Life as a gay man was certainly easier in London than Dublin

With same-sex couples on Strictly Come Dancing, views have changed considerably, says Peter O’Hare

I emigrated in 1988 partly for work opportunities and also to find a better life as a gay man – all things gay were still illegal in Ireland at that time.

London was very exciting then and very multicultural compared to Dublin. I (literally) walked into a job straight away as an occupational therapist and have had an excellent career in the NHS since, training in Dance Movement therapy, Cognitive Behavioural Therapy and Horticultural Therapy.

I have now done 34 years in the NHS and have been running the Occupational Therapy Department at the Bethlem Royal Hospital for many years, including establishing the Bethlem Gallery as a centre for the arts in mental health.

Life as a gay man was certainly easier in London than Dublin and it is where I met my life partner Aris, an opera singer who had fled persecution in Iran.


Cultural life was really stimulating too. I had been a world champion Irish dancer and found many opportunities here to engage with dance at different levels. This took many forms from jazz and ballet to liturgical dancing (I once danced in Westminster Abbey).

I then discovered the emerging same-sex ballroom dancing scene, which opened up a whole new world.

When I got involved two men dancing together was still taboo, even in England, but I joined an all-male formation team that appeared on Sky’s Got to Dance TV show and that helped to change perceptions.

With the advent of same-sex couples on Strictly Come Dancing views have changed considerably.

I’ve represented both Ireland and the UK in many international competitions, most recently winning gold at the last Gay Games in Paris with my Italian dance partner Davide di Prete.

In spite of the excitement of London, I have always kept strong ties with my family in Ireland, and return regularly to Co Louth. My partner Aris is also a regular visitor to Carlingford and he has done a number of operatic concerts in the heritage centre there as well as contributing to the church music on Christmas Eve.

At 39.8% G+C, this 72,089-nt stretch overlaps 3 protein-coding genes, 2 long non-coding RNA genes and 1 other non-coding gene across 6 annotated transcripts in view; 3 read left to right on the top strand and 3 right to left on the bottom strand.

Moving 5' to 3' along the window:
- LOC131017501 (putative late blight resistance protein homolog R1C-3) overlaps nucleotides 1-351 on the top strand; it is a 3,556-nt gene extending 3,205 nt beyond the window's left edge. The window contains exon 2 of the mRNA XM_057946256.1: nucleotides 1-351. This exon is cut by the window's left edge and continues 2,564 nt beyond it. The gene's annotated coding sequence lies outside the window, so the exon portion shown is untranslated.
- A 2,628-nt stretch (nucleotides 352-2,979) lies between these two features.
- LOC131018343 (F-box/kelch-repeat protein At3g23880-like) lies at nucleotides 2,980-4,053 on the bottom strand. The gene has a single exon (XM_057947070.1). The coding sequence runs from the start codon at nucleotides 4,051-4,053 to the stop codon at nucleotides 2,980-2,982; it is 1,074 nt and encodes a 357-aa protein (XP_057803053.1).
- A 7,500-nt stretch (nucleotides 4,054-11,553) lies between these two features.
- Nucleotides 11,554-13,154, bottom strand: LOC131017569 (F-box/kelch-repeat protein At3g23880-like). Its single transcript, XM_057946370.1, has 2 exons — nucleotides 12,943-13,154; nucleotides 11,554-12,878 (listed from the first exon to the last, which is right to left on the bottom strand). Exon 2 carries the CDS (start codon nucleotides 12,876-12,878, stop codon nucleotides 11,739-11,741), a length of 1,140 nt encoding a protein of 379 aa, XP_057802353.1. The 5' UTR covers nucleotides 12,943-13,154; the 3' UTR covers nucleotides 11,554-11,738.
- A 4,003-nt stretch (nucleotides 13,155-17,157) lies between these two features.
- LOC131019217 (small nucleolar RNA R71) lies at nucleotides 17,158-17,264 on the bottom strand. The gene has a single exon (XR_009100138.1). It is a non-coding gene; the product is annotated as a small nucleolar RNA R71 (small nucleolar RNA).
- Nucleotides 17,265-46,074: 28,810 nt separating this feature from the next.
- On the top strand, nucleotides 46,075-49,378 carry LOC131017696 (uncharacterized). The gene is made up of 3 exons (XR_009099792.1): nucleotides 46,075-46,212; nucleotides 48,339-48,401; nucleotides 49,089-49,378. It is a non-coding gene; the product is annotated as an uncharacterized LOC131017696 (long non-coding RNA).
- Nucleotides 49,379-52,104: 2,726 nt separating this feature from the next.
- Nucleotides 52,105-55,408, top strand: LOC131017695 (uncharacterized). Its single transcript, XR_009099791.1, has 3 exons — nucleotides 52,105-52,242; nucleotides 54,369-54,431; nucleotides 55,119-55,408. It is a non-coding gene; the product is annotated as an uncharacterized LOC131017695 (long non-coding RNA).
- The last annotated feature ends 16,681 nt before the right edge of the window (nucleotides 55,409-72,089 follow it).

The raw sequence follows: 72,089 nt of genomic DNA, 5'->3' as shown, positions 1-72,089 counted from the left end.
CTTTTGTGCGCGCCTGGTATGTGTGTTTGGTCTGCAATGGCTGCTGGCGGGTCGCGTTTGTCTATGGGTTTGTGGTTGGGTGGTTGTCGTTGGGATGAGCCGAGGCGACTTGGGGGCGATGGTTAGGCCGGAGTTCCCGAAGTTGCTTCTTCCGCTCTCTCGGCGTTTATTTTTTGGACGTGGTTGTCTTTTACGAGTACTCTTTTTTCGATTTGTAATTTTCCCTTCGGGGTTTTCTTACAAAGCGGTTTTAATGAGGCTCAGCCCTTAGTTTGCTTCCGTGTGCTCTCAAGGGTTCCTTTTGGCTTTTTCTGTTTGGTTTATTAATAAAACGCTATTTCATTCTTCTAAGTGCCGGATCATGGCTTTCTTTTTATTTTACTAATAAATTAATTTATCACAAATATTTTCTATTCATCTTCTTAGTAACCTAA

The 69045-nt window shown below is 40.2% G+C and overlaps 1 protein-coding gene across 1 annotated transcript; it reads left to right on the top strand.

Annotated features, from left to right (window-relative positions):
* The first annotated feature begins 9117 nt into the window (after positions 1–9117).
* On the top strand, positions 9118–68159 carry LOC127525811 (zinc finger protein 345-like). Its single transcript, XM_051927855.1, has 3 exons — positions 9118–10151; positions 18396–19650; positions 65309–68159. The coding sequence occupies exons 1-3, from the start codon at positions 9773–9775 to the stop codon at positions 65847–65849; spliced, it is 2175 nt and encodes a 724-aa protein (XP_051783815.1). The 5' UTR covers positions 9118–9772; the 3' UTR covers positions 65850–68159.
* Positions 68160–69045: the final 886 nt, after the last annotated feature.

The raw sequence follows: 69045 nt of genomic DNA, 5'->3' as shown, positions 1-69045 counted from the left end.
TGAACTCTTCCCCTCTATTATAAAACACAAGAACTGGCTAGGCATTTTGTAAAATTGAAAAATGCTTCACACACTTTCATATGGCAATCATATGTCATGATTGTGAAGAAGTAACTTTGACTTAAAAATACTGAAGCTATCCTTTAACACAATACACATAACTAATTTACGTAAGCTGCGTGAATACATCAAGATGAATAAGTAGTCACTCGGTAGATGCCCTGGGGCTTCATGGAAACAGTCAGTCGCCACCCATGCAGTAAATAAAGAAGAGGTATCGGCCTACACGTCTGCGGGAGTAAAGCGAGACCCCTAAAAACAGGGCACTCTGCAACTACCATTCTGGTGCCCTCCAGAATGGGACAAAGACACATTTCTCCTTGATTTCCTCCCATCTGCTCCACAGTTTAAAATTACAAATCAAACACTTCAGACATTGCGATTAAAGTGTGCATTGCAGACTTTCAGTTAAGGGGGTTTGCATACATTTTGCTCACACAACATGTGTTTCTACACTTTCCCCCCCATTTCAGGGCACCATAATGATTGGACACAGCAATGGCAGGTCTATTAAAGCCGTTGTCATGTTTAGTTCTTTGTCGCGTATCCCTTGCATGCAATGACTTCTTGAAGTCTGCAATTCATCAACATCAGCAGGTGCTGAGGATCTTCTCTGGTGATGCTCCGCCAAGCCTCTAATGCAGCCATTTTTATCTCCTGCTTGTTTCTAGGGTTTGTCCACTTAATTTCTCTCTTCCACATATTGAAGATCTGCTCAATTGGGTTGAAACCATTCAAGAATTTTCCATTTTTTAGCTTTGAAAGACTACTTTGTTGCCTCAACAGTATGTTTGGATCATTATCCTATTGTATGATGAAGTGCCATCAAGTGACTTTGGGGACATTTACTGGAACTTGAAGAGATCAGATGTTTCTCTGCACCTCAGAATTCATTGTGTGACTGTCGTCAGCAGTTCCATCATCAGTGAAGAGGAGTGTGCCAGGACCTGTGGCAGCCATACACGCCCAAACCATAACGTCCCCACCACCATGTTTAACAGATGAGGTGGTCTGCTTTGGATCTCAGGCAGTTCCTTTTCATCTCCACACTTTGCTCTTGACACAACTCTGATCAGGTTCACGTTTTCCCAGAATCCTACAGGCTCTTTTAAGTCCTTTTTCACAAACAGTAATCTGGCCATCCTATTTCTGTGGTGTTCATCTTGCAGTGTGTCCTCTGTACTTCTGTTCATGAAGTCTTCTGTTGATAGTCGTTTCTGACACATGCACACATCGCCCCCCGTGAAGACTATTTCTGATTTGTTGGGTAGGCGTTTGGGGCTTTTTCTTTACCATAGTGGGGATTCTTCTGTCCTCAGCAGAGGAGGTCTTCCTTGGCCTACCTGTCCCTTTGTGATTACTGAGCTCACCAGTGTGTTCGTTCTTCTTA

I have always felt 100 per cent Irish, and the changes that have happened in the UK in light of the Brexit referendum have only strengthened that Irish connection.

In recent times I’ve taken to writing poetry focusing on my Irish past and being brought up near the Border during the Troubles. Then when Brexit came I was so incensed that it became my focus. I have had a number of anti-Brexit poems published in the New European newspaper.

This stirred me to write more and now my first collection has just been published. The collection is called Learning to Sail on Carlingford Lough. I had it published in Ireland and had a launch in Carlingford recently. It has just been launched in London too and that definitely had an Irish feel with Aris, a baritone, singing old Irish songs.

I must confess, as I have got older I have felt more of a call back to Ireland.

After my parents died, I inherited some land on the mountain above Carlingford where I have now built a house and planted a native woodland as a way of giving back. The poetry also seems to be playing a role “reminding us of how we belong, not what is fleeting, is going or is gone….”.

I am spending more time in Ireland but I have so many friends here in London that I’m not ready to leave yet. However, I do feel for all those who have already decided to go and here’s a poem I wrote on that subject.


Beguiling glimmers of fortune drew us

to this island gifting a generous life.

Before brash nativism became rife

we felt accepted by those who knew us.

But some had patently reached their limit

turning their backs, though we had toiled so hard.

It wasn’t that casual disregard

but the cold condescension that did it.

So now we are leaving with heavy hearts

where is the fabled graciousness you claim,

all we were seeking was a bright new start

not to endure imperial disdain.

We leave this country much poorer for sure;

let the empire’s sons now heave the manure.

Peter O’Hare is from Carlingford, Co Louth. He left in October 1988 and went to London. He launched his book of poetry Learning to Sail on Carlingford Lough on November 23rd, 2022, in Westminster Music Library, London